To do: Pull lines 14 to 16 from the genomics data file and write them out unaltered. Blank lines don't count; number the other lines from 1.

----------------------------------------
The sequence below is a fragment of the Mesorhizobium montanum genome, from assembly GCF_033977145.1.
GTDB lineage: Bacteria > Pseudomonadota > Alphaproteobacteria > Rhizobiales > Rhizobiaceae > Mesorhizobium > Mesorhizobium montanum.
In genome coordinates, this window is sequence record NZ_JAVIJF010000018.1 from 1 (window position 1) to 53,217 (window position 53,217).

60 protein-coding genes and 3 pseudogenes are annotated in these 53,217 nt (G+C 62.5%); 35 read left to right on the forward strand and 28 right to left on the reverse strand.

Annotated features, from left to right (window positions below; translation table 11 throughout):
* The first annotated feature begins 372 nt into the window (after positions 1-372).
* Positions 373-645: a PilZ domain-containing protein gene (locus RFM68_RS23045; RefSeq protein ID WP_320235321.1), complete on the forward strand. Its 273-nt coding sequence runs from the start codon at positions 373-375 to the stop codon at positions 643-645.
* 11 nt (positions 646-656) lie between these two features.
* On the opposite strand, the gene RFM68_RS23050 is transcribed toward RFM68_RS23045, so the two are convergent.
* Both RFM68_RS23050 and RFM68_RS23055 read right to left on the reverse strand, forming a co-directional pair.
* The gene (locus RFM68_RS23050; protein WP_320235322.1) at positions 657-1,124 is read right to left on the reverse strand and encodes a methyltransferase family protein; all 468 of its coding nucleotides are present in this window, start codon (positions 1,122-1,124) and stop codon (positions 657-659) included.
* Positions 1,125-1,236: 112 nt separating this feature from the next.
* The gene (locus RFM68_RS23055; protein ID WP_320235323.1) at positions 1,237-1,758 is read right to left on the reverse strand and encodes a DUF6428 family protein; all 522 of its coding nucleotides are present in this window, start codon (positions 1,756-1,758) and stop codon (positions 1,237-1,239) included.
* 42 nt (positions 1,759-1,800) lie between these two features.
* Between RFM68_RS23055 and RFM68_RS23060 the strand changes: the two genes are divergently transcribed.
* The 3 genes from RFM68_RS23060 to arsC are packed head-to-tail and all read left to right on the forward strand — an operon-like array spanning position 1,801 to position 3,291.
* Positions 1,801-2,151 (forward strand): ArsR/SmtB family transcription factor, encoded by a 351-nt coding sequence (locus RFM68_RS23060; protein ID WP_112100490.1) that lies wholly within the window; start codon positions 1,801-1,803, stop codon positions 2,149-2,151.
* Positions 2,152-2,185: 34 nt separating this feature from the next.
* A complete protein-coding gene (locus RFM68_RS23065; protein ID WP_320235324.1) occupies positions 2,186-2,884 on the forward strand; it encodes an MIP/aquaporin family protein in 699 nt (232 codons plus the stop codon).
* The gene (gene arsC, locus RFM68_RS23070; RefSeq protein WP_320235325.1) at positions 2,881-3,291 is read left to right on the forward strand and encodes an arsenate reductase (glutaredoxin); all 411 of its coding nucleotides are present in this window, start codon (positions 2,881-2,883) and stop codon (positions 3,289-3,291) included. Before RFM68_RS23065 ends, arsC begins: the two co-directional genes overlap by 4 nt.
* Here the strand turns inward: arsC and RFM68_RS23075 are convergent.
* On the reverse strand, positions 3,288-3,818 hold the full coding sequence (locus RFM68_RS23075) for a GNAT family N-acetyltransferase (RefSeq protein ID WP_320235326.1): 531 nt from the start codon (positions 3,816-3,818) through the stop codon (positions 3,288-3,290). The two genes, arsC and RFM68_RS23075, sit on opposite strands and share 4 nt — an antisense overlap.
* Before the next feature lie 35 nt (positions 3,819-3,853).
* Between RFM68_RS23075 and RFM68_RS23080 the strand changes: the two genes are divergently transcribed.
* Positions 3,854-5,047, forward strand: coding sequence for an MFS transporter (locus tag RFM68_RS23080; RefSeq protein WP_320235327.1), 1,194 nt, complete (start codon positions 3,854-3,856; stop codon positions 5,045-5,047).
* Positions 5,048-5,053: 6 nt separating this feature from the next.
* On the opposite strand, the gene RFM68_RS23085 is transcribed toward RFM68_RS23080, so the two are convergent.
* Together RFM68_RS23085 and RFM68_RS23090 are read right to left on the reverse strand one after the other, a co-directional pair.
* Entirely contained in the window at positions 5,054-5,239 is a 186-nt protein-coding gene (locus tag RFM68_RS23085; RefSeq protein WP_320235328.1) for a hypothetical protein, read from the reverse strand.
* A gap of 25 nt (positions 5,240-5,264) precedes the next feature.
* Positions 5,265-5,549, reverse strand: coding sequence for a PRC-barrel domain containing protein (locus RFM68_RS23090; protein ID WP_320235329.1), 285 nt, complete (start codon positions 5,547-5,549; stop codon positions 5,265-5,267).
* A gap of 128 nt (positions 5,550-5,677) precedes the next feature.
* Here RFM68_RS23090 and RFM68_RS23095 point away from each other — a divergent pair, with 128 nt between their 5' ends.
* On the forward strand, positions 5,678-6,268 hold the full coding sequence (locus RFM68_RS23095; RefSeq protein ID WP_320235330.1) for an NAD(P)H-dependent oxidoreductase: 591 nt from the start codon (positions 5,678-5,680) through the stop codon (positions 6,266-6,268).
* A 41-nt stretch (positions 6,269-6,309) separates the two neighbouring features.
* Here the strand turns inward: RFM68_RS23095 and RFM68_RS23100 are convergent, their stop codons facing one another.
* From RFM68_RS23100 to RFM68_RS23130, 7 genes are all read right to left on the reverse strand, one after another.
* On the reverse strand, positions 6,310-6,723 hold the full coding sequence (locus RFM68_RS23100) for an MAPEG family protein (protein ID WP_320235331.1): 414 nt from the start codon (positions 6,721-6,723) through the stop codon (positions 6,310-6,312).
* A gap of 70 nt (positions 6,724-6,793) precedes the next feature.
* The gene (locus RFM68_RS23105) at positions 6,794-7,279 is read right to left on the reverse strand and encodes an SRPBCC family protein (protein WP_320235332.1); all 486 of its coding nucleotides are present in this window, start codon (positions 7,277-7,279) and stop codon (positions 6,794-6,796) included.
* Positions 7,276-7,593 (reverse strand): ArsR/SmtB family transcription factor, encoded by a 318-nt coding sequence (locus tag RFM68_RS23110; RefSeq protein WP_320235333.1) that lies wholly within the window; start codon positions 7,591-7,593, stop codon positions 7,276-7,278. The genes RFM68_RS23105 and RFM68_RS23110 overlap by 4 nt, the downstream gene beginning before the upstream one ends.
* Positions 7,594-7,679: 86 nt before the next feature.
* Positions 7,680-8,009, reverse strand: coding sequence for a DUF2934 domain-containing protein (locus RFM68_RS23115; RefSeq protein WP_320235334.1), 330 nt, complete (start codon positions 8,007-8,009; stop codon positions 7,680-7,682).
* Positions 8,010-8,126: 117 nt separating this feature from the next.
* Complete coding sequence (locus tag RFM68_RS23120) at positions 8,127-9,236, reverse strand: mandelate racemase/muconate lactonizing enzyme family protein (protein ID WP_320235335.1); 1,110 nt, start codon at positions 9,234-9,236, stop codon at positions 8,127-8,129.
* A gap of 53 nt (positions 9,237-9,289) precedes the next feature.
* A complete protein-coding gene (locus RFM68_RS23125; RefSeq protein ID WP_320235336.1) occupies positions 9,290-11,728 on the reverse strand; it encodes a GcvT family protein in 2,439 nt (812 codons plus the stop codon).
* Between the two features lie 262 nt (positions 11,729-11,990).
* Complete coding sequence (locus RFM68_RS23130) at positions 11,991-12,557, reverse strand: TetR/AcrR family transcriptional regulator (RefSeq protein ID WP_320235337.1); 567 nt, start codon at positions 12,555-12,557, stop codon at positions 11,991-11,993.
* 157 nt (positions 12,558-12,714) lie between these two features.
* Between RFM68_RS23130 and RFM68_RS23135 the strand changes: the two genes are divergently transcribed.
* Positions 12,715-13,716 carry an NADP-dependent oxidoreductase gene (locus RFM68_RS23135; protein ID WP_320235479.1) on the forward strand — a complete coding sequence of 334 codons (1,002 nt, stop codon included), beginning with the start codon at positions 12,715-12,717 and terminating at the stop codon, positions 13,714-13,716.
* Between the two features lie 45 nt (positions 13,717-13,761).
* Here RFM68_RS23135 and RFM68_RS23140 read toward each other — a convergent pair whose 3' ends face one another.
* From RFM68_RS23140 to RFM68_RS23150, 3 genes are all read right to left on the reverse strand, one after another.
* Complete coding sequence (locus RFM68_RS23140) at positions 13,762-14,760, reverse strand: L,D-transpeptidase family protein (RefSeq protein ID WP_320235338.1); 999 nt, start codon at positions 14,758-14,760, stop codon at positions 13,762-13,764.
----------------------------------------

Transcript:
* 42 nt (positions 1,759-1,800) lie between these two features.
* Between RFM68_RS23055 and RFM68_RS23060 the strand changes: the two genes are divergently transcribed.
* The 3 genes from RFM68_RS23060 to arsC are packed head-to-tail and all read left to right on the forward strand — an operon-like array spanning position 1,801 to position 3,291.